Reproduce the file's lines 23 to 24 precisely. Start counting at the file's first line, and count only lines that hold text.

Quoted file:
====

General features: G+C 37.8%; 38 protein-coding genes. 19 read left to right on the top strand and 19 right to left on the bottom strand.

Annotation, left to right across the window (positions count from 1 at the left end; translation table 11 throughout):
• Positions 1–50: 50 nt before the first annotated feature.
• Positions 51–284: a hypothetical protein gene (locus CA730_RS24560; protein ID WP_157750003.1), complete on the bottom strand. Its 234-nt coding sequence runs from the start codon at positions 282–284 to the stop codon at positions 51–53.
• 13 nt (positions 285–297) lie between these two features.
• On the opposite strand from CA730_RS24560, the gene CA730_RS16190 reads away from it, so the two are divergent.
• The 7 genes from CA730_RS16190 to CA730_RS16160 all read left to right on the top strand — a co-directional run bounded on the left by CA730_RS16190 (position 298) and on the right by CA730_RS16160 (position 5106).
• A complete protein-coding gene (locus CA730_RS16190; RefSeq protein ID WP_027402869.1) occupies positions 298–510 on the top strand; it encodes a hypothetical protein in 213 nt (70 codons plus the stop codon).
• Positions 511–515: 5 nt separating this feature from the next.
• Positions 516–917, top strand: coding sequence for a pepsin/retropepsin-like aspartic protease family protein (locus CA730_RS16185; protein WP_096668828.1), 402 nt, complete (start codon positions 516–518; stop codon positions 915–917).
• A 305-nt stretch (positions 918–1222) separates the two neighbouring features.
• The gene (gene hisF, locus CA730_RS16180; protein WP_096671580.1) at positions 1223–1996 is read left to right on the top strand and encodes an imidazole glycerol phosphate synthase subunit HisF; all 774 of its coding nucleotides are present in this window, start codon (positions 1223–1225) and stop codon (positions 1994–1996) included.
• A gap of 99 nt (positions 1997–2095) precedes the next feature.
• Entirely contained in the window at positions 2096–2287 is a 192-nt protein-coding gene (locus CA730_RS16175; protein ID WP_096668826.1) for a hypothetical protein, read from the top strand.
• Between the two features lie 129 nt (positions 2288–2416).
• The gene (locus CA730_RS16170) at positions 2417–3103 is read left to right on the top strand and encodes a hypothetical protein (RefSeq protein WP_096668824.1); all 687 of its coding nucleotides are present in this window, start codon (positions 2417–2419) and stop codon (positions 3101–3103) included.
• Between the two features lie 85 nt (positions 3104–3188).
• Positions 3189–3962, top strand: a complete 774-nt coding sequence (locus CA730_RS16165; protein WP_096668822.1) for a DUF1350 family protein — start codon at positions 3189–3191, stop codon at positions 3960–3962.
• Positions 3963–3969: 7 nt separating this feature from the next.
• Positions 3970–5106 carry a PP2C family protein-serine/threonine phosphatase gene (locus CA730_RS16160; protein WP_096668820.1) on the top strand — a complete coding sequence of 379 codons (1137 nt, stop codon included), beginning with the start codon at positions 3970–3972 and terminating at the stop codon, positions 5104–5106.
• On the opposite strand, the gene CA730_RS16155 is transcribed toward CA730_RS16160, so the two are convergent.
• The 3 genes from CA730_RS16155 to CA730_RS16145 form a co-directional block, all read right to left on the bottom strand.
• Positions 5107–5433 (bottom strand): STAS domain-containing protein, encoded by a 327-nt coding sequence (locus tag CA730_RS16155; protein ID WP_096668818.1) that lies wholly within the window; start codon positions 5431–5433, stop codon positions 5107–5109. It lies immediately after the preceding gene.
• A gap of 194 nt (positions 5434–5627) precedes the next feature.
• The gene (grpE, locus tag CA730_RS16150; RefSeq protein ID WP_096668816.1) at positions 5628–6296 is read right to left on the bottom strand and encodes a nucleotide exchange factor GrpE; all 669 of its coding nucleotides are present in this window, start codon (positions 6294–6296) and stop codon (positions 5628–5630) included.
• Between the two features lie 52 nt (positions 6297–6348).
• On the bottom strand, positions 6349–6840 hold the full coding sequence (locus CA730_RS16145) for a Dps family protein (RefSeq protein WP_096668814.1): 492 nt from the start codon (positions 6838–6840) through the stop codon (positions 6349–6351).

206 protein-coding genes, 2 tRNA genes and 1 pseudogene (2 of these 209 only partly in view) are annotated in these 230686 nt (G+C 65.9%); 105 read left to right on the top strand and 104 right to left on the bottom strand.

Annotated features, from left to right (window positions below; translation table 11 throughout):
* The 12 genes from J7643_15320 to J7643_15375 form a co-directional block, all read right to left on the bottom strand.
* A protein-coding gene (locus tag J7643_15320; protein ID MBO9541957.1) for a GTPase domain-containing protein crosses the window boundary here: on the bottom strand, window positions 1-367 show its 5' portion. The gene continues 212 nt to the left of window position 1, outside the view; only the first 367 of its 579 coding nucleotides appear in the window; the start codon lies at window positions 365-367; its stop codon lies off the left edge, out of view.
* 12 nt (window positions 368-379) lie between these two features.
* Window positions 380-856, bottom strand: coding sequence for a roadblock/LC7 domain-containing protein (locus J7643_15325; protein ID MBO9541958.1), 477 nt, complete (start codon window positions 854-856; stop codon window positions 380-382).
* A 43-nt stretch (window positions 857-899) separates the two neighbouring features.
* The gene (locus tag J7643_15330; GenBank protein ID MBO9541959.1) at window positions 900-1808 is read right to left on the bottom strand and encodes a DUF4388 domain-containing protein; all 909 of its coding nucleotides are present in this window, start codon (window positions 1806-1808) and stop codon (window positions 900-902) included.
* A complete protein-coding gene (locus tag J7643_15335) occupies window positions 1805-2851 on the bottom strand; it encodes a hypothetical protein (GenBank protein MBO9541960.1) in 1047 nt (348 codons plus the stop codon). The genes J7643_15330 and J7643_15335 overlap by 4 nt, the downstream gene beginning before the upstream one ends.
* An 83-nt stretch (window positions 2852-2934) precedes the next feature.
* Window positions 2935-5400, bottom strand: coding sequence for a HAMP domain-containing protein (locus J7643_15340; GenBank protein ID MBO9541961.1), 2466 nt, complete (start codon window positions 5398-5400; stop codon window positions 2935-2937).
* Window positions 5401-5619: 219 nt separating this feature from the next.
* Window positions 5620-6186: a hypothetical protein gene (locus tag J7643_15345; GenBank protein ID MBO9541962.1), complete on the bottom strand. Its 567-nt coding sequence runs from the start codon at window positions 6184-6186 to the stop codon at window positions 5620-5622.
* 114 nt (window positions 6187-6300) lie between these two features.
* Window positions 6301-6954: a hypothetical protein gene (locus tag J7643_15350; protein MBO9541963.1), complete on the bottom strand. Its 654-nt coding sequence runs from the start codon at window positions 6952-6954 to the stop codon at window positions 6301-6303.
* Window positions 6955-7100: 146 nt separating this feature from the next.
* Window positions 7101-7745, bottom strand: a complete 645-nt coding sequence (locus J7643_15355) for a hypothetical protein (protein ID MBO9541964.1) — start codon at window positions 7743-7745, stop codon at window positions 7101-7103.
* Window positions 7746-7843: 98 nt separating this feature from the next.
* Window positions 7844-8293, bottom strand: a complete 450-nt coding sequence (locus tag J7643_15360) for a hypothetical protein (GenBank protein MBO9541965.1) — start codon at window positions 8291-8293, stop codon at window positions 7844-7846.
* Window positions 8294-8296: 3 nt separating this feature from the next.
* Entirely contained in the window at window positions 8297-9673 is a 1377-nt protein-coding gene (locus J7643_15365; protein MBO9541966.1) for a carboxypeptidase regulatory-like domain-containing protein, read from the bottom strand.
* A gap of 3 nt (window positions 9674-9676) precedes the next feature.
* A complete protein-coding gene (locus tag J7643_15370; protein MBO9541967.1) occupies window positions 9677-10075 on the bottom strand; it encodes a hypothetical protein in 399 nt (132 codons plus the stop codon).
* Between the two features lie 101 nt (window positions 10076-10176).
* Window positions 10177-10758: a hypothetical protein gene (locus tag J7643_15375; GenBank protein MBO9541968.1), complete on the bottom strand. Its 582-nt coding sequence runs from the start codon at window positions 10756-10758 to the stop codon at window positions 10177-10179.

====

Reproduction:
• Positions 5107–5433 (bottom strand): STAS domain-containing protein, encoded by a 327-nt coding sequence (locus tag CA730_RS16155; protein ID WP_096668818.1) that lies wholly within the window; start codon positions 5431–5433, stop codon positions 5107–5109. It lies immediately after the preceding gene.
• A gap of 194 nt (positions 5434–5627) precedes the next feature.